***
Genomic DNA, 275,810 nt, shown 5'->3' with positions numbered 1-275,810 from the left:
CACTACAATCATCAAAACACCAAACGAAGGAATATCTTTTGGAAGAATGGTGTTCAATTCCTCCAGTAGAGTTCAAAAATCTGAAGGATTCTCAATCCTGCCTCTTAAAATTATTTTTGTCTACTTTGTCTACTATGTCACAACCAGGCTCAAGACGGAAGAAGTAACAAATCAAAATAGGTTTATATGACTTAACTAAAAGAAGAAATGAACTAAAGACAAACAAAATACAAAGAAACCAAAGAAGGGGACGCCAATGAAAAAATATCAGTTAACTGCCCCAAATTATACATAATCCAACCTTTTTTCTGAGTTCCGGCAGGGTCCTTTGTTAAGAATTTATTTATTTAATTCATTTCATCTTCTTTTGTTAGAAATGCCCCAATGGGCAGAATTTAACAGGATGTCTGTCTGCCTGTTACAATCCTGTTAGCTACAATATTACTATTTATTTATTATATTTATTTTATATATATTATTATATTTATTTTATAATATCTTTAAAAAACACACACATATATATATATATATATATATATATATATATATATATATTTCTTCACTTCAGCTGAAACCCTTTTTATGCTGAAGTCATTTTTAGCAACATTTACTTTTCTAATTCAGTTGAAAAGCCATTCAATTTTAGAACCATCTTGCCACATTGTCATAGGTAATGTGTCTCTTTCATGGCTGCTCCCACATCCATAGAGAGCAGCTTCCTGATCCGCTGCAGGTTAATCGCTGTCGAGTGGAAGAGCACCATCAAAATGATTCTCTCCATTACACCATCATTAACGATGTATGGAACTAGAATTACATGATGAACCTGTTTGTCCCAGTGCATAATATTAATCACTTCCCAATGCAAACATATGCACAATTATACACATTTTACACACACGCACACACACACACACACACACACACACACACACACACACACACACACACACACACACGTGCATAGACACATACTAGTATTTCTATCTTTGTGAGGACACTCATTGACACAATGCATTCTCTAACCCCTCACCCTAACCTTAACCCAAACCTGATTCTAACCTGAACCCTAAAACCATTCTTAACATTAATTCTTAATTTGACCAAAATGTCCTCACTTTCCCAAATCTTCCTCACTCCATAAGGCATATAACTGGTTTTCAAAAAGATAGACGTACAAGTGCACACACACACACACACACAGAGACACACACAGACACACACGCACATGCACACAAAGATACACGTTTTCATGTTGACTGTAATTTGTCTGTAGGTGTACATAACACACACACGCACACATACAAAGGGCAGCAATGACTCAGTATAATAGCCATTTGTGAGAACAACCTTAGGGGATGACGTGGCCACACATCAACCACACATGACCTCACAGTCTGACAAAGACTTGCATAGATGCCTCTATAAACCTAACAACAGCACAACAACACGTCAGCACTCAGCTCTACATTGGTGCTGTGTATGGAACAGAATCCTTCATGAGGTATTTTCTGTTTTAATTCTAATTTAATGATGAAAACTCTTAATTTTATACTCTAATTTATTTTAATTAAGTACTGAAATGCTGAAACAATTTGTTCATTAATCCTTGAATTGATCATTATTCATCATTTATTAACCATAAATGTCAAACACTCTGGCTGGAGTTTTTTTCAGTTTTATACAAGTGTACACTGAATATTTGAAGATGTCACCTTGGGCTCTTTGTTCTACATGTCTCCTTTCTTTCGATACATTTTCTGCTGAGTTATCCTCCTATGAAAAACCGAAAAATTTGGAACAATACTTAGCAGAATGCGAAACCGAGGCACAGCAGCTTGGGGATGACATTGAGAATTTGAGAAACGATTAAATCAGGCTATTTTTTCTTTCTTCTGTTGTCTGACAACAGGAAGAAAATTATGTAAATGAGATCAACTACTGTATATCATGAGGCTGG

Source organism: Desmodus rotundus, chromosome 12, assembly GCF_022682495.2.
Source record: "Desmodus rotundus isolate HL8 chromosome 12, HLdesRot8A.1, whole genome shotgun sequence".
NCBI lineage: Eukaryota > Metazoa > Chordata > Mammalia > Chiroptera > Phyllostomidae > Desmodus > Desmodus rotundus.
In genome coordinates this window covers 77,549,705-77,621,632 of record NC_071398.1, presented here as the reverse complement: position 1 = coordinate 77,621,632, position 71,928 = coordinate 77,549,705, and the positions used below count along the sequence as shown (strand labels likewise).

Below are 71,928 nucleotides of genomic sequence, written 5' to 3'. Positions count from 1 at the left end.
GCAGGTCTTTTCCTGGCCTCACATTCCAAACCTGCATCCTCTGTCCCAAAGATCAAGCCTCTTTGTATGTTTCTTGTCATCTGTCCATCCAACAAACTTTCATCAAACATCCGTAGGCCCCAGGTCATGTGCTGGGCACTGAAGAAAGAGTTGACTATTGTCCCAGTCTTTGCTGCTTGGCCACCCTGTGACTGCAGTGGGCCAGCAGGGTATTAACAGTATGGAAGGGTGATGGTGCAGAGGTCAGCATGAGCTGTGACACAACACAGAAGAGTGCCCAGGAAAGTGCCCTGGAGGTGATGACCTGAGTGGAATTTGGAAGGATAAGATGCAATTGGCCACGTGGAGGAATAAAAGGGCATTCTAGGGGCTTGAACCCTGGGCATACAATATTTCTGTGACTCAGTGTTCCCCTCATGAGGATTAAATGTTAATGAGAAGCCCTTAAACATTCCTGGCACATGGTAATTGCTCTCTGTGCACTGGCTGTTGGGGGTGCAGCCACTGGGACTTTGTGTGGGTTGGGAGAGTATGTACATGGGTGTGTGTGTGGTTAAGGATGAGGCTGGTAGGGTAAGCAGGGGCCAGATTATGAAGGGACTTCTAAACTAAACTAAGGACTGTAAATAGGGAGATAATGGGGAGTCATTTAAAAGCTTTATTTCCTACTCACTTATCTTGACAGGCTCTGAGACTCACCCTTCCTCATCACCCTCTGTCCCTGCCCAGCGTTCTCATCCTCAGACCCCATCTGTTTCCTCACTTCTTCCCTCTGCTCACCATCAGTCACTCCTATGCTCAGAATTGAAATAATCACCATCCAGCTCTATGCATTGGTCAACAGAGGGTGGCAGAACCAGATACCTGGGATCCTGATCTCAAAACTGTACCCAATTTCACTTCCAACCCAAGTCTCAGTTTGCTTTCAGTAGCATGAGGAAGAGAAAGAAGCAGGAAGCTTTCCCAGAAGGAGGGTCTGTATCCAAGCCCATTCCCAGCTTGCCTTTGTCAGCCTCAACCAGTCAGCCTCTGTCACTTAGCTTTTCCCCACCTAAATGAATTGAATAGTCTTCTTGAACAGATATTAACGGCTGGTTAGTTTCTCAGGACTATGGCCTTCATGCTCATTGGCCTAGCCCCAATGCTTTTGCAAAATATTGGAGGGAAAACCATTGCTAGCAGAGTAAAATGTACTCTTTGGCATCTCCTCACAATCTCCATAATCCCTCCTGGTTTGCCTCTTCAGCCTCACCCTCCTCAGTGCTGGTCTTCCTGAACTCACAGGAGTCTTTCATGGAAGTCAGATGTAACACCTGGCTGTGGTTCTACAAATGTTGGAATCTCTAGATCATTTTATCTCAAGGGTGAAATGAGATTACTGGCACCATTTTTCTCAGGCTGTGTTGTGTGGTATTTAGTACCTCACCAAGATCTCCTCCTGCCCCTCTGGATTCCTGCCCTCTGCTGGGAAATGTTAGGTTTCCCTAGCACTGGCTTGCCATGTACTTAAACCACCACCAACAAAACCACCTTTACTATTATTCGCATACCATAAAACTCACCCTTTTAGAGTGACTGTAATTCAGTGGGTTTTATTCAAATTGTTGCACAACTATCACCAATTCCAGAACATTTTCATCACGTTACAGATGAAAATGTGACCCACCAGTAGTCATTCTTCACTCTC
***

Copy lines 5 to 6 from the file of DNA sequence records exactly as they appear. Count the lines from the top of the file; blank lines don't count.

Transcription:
NCBI lineage: Eukaryota > Metazoa > Chordata > Mammalia > Chiroptera > Phyllostomidae > Desmodus > Desmodus rotundus.
In genome coordinates this window covers 77,549,705-77,621,632 of record NC_071398.1, presented here as the reverse complement: position 1 = coordinate 77,621,632, position 71,928 = coordinate 77,549,705, and the positions used below count along the sequence as shown (strand labels likewise).